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Classical Music: A Beginner’s Guide

Classical Music: A Beginner’s Guide

If getting into classical music has been on your to-do list for years, this is a great time to start: there’s nothing like a symphony or two to break the monotony of those long quarantined afternoons. 

Classical music is often seen as “music for the brain”, a purely intellectual and sophisticated pleasure. Yet this doesn’t apply to all the music that falls into the “classical” category. You’ll also find revolutionary sounds that shock the ears, alongside others that are calm and soothing. 

Finding a classical piece that really speaks to your soul can take time, but that’s where we come in. You might have seen our recent post on Prokofiev and Lysenko, two of the most famous composers to come out of Ukraine. Today we’ll broaden the scope a little: let What’s On guide you through three of the most important eras in classical music, with a selection of the best pieces to start off with. 

The Baroque era 

Baroque was where it all started. One of the era’s most prominent composers was JS Bach, who wrote remarkable pieces for both the harpsichord and the (well-tempered) clavier. Baroque music is known for its calm harmonies and consonant sounds: when you get carried away listening, it isn’t hard to imagine yourself at mass, or perhaps a ball, in the presence of emperors and empresses. Choose from an eclectic array of styles: the philosophical rigour of Bach, the stress-relieving notes of Vivaldi, or the regal tone of Handel.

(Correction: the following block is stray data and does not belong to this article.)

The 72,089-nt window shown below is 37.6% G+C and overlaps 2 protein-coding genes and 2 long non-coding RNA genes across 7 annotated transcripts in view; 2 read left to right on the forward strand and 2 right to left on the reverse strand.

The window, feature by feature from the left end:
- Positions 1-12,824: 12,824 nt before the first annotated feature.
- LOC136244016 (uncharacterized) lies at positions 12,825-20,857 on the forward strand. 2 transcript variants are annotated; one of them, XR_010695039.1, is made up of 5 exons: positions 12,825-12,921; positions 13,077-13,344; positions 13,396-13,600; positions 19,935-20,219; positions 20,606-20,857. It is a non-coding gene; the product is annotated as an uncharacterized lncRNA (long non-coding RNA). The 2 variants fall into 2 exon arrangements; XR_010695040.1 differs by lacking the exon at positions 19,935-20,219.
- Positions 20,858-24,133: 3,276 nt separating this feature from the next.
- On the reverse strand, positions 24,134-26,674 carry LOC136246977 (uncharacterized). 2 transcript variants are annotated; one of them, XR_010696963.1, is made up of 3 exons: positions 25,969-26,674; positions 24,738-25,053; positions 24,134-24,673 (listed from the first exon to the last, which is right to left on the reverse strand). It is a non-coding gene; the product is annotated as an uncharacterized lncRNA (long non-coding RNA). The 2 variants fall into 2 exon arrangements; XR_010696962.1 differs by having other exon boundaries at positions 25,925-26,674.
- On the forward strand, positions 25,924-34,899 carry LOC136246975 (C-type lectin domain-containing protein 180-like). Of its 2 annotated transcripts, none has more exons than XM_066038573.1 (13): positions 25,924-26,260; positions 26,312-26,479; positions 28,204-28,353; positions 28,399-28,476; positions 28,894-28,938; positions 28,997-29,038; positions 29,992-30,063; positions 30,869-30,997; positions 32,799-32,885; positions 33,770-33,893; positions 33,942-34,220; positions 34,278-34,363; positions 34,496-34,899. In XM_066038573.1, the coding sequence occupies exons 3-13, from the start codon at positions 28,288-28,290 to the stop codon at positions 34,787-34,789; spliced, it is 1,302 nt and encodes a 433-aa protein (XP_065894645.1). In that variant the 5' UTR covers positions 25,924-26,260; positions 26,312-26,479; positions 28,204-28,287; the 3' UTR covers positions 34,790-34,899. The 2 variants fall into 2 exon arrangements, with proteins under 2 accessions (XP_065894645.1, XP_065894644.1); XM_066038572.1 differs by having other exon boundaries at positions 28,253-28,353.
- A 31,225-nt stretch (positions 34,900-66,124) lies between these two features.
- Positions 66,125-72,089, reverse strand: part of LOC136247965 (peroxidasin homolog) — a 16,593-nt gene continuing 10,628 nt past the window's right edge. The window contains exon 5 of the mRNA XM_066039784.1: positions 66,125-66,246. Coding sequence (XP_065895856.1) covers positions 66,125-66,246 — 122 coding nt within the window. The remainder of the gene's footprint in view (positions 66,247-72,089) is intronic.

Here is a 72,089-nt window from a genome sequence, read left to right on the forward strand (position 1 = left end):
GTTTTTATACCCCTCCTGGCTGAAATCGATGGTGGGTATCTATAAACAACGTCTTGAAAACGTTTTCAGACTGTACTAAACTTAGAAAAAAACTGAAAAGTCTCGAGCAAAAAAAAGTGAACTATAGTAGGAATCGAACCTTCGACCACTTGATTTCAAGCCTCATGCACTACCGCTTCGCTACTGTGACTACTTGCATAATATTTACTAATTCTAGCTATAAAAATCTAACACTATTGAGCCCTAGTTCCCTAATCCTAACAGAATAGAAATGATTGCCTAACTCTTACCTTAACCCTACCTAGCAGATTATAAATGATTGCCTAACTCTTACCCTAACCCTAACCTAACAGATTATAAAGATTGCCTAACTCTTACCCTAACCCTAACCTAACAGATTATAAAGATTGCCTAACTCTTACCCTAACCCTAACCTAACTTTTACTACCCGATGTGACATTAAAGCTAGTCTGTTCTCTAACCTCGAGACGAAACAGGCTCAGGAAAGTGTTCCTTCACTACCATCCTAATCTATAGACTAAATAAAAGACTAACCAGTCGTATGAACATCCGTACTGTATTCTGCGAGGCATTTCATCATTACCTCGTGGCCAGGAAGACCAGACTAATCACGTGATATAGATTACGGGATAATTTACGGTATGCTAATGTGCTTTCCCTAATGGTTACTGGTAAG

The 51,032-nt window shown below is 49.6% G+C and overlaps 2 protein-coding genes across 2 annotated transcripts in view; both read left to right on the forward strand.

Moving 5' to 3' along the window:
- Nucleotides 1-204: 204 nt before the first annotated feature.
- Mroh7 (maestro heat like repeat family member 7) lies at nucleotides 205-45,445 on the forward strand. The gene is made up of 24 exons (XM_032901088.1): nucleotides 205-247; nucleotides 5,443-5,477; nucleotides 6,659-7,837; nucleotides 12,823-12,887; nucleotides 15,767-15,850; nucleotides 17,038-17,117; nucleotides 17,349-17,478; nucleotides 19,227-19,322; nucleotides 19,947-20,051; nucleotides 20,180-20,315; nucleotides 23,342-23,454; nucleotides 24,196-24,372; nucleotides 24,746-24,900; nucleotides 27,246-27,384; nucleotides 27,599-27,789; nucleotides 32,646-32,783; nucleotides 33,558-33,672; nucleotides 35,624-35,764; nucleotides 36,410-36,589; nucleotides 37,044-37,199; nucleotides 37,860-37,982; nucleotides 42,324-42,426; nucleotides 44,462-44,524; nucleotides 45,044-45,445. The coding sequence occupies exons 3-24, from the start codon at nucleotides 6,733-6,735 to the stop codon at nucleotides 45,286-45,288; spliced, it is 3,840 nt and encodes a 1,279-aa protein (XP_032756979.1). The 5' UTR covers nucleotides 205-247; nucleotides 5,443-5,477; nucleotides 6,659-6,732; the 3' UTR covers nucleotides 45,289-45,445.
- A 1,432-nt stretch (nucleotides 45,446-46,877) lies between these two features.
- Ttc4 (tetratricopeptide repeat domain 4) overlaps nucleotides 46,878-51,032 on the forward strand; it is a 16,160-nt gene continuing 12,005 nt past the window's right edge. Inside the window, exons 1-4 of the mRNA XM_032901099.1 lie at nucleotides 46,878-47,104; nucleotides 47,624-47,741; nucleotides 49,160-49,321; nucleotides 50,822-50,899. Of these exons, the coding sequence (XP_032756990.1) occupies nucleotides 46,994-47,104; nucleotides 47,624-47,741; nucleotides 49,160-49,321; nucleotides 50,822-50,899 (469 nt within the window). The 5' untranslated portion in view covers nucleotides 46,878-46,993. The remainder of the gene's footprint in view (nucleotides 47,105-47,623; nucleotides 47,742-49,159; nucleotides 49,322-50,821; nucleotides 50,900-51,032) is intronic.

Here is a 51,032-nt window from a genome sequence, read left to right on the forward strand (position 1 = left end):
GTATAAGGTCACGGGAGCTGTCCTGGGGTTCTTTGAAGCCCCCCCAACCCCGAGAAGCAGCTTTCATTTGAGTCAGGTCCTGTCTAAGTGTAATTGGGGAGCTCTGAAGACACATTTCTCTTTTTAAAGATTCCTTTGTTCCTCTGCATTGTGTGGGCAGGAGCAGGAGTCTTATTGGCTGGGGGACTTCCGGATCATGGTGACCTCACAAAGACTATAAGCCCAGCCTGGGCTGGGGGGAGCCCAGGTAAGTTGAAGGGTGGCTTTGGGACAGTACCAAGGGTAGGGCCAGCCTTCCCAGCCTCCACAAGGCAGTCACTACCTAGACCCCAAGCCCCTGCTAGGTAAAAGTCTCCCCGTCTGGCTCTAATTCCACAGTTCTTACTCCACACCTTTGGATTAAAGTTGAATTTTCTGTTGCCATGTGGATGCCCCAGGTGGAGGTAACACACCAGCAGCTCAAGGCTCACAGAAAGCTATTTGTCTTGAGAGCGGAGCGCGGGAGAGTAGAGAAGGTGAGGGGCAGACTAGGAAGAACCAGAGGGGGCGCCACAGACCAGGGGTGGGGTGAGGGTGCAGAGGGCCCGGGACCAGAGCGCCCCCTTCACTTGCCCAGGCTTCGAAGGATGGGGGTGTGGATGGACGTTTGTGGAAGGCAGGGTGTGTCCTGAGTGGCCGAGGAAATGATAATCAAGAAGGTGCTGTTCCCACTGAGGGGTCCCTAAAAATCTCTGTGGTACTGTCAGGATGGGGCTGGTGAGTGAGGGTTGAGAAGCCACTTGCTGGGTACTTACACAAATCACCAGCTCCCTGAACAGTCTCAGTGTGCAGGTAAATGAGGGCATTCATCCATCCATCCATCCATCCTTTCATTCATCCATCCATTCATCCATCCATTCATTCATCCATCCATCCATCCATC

Works to discover: 
Bach Brandenburg Concerto No. 5 in D major
Handel Sarabande
Vivaldi La Stravaganza

The Classical era 

A sea change occurred in music when the clavier evolved into the pianoforte. With a name that literally means “loud quiet”, this instrument opened up a new range of possibilities for composers. 

The dynamics became broader, since a piano unlike a harpsichord allows for variety in the quality of sound, depending on how the keys are pressed. However, the music is generally less complex and has a lighter texture. These compositions are mainly homophonic, consisting of a melody laid over a series of chords. 

As the size of the orchestra grew, the timbre thickened. New forms were introduced – the sonata, the symphony, and the concerto. Big names of the Classical era (not to be confused with classical music in general) include Beethoven, Mozart, and Clementi. 

Works to discover:
Beethoven Symphony No.9
Beethoven Sonata Pathetique
Mozart Symphony No.40

The Romantic era

Some may know this movement by the unmistakable sound of Chopin, while others will associate it with the revolutionary works of Liszt. This was the moment in musical history when emotion was fully unleashed. Many composers dedicated their work to their homeland. Some such as Rachmaninov wrote full-length piano concertos that would shape the way orchestras performed. The music of the Romantic era is a favourite of many classical connoisseurs: this was perhaps the high point of both the piano and the orchestra. 

Works to discover: 
Rachmaninov Concerto No.2
Chopin Nocturne op.9 No.2
Rachmaninov Rhapsody on the theme of Paganini 

Feed your brain – listen to classical.

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